US generator wiring help please?

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  • I've been given an american 3.3kw diesel genny but i can't figure out how to wire it up! It has two outputs, one is 110v and the other is 110/220v which is the one I want to use. It takes a 4 pin nema plug which is the bit that confuses me. From what i can work out there are two 'hot' wires, an earth and a neutral. Using one hot and the neutral gives 110v and using both hots but no neutral gives 220v? What i can't figure out is how to connect an extension lead to the output so that i can charge batteries, run power tools, etc. Would i use one of the hot leads as an earth? I really don't want to fry myself, my truck or anything else so any help would be appreciated :-)

  • If you have the makers' name (Onan maybe?) I wonder if you could email them to get a definitive answer? Most of these manufacturers have helplines for just this sort of purpose. American wiring can be quite strange to us Brits, as I know to my cost having fitted bathrooms there for a couple of years and got into a right lather over the apparent seven white wires and one black, or whatever it was!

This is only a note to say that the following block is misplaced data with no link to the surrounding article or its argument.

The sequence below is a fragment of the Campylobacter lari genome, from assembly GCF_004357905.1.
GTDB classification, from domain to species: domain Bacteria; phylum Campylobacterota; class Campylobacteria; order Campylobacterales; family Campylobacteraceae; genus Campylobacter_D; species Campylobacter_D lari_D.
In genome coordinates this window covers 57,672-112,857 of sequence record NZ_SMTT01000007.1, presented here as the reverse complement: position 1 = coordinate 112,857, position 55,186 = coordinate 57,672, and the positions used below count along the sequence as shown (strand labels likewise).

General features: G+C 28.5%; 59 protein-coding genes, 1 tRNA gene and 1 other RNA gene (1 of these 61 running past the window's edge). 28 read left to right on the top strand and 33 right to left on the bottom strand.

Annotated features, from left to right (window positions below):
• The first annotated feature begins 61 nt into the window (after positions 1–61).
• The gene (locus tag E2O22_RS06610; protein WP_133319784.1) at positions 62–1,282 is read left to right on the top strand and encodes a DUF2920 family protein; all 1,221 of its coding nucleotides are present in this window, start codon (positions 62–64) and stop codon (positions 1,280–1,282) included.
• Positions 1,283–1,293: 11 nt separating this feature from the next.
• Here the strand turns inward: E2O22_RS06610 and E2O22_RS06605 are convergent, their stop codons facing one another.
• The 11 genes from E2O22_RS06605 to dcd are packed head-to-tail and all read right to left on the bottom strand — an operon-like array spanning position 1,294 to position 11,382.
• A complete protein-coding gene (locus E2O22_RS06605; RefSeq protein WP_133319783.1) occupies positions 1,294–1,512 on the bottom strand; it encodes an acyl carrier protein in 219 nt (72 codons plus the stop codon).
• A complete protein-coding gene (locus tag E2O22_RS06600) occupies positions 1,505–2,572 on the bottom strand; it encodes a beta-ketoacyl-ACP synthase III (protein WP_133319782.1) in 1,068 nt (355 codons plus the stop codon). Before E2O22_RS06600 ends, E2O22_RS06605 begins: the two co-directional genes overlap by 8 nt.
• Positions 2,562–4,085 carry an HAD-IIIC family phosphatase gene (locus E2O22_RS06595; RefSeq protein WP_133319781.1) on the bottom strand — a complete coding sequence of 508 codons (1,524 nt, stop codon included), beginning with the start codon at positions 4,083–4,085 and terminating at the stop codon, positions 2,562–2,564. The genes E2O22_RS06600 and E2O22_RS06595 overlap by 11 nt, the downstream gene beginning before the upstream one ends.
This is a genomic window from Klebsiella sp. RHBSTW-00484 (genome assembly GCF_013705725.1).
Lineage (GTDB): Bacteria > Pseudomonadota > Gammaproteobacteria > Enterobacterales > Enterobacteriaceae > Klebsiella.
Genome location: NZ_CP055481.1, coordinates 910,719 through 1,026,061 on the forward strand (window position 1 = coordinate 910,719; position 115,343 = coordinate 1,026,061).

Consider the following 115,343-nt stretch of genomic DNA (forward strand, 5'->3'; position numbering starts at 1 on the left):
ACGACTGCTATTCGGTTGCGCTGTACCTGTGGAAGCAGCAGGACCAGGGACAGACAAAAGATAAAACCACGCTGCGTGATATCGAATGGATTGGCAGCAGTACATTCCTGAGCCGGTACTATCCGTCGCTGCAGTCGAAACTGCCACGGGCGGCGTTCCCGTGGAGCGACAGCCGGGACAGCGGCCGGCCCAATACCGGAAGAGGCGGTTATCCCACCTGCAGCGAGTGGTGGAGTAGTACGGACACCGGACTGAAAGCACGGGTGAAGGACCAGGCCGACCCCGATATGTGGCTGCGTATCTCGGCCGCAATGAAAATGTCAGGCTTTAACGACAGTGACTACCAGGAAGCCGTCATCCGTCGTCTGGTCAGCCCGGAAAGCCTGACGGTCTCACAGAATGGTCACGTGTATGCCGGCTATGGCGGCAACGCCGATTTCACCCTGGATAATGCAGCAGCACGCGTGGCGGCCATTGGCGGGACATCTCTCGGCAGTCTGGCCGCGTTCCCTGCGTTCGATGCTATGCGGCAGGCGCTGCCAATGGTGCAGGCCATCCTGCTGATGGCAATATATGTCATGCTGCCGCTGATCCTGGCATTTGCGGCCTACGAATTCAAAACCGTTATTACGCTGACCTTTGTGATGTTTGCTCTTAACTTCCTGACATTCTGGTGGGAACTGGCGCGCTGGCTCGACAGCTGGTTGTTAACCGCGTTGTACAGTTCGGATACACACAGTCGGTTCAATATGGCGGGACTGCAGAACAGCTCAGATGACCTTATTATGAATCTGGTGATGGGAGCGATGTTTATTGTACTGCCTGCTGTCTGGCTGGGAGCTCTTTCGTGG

Hope to hear soon that you're up and running

    Not a shred of evidence exists in favor of the idea that life is meant to be serious.

  • Thanks for your reply :-) The engine is a robin dy27 but the genny bit is a power gard made by osh kosh. It's several years old but had been used for less than an hour from new! I changed the oil, ran it for 30 mins then changed the oil again. It's not very quiet but runs sweet. I think Robin is owned by Subaru now but i could email them and see if they reply.

  • sounds like the genny is using a centre tapping to give 220v, a common setup in the us, take 2 phases off the 110 circuit and pair them for 220, just be aware that the frequency will be 60hz instead of our 50hz, so things will run a little faster

  • To be honest get a professional to look at it.
    The 60hz can be reduced to 50hz by altering the engine speed.
    Ask said professional about earthing too as its vital for any protection devices to work

  • I'd check all your appliances. A vast number of things accept a wide range of input voltage these days, usually 90-250
    You may be able to just use 120!


    Good point, you can easily but 110v light bulbs too as the are used on building sights etc due to the risk of electrocution being less